Unless I am mistaken, by the time this article goes to print, change will have come to America for exactly 101 days.
For any other professional position this number would be meaningless, but ever since FDR’s historic first term, the first 100 days of any president’s tenure have been scrutinized, weighed and measured to determine if they were successful or not.
Obviously, it would be impossible to decide whether or not Obama’s presidency has been a success or failure at this point in time, but because the opportunity has presented itself, I figured now would be as good a time as any to take a look at just what the president has done in these first crucial months.
What comes to mind first when considering the first 100 day of the Obama presidency would be the American Recovery and Reinvestment Act passed by Congress only weeks after the president had been sworn in. Frankly, I believe that it is this piece of legislation alone that will really determine how President Obama’s first 100 days are viewed.
It may come as a shock to some of you (if you have never really read this column before, that is), but I believe that this legislation was a monumental mistake made by the president and the Democratically controlled Congress and, barring an immediate economic upturn which has yet to happen, will be viewed as such in the future.
Just in case you missed it, this act allocated over $800 billion to, as the White House put it, “jump start the economy.” Of course, there was no mention of how exactly America was going to pay for such a bill, much less any discussion on how this goblin of a bill would actually get America out of its current recession.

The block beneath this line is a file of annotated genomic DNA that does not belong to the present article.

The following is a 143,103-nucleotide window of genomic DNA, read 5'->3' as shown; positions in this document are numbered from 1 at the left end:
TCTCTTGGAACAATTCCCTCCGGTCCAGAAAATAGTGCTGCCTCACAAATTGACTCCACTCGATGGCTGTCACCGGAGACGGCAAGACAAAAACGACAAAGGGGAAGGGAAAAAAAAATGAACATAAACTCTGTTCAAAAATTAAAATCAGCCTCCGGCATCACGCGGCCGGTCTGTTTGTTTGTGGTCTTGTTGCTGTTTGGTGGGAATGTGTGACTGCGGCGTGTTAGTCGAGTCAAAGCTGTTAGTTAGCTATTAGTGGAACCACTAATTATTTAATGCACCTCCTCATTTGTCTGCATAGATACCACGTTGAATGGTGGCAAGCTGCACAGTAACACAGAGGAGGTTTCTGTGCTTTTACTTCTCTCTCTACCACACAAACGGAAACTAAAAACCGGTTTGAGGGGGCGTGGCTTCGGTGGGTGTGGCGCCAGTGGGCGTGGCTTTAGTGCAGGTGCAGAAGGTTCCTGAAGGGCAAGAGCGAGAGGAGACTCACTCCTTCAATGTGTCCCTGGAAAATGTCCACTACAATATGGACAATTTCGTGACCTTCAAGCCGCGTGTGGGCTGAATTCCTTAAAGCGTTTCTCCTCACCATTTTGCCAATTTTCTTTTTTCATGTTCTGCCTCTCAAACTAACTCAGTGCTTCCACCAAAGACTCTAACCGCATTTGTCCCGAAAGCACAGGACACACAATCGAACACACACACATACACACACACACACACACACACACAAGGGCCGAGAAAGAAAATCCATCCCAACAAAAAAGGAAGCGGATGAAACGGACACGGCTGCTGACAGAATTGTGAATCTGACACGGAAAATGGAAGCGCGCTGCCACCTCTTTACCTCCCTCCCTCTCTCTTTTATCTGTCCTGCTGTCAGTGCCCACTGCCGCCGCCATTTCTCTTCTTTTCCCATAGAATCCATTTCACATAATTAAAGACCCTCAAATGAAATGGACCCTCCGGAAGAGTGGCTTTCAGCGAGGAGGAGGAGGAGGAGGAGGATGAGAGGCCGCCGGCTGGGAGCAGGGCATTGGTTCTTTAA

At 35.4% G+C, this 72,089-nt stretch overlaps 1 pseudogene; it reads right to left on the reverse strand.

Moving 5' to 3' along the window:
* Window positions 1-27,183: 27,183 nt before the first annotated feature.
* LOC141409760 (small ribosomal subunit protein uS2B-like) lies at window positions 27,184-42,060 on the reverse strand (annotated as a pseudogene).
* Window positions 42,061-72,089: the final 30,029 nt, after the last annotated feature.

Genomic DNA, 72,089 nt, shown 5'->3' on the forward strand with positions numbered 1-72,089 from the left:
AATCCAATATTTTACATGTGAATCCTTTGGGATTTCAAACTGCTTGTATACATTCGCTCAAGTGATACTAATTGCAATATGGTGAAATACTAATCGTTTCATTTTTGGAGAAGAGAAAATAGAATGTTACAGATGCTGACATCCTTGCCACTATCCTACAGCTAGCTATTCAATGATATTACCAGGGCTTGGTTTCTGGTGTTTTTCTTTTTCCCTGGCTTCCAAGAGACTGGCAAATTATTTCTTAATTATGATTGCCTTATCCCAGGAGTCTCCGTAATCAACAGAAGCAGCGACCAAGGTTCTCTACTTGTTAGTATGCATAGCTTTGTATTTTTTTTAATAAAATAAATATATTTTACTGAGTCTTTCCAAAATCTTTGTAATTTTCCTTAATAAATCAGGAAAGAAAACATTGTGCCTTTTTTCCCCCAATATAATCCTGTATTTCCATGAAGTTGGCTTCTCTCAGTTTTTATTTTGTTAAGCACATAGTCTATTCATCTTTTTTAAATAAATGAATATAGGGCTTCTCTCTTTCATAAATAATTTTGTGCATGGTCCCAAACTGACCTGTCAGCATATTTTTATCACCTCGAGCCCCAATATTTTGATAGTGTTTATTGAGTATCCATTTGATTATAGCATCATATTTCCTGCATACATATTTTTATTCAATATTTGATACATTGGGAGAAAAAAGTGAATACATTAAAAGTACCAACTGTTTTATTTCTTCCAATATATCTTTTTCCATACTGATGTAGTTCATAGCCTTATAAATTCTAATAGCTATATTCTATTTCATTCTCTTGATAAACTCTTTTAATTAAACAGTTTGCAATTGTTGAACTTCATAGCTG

You can also forget the idea that there was any healthy debate on the bill — it was passed out of Congress less than 24 hours after the final form was introduced.
Because it was passed, our generation can now look forward to an even larger federal deficit that will undoubtedly have to pay for with higher taxes.
Simply put — this was a bad bill that will have consequences down the road.
The president also took his first world tour during these first few months, and I’m not so sure we can call it a resounding success. In fact, while he may have been popular with the general public in Europe, very little consensus was reached with world leaders on the best way to combat the global recession.
Yes, I know it is early, and the president has plenty of trips overseas to come, but as for his latest trip, I’m not so sure we could call it a success.
However, the president has made some good decisions in his first 100 days as well.
While there is still no proposed alternative, I believe that closing Guantanamo Bay was a smart choice. With no real plan set in place for those held there anyway, it makes sense to close down a facility that had turned into a black eye for the U.S. in the international community.
The president also scored a major victory in dealing with the recent pirate situation. Giving the military the go-ahead was the right call in that case, and it seems to have paid off in the end.
So in retrospect, what can be said of the president’s first 100 days?
To me, it really comes down to his biggest piece of legislation — the Recovery Act passed by Congress in February. Granted, the legislation has yet to fully implement itself and we will have to see what happens from here, but as far as I am concerned it was a bad idea to begin with.
Of course with 100 days down and many more to go, we will see where the president goes from here.
Caleb Thornton is a senior political science major. His column appears Thursdays in the Collegian. Letters and feedback can be sent to firstname.lastname@example.org.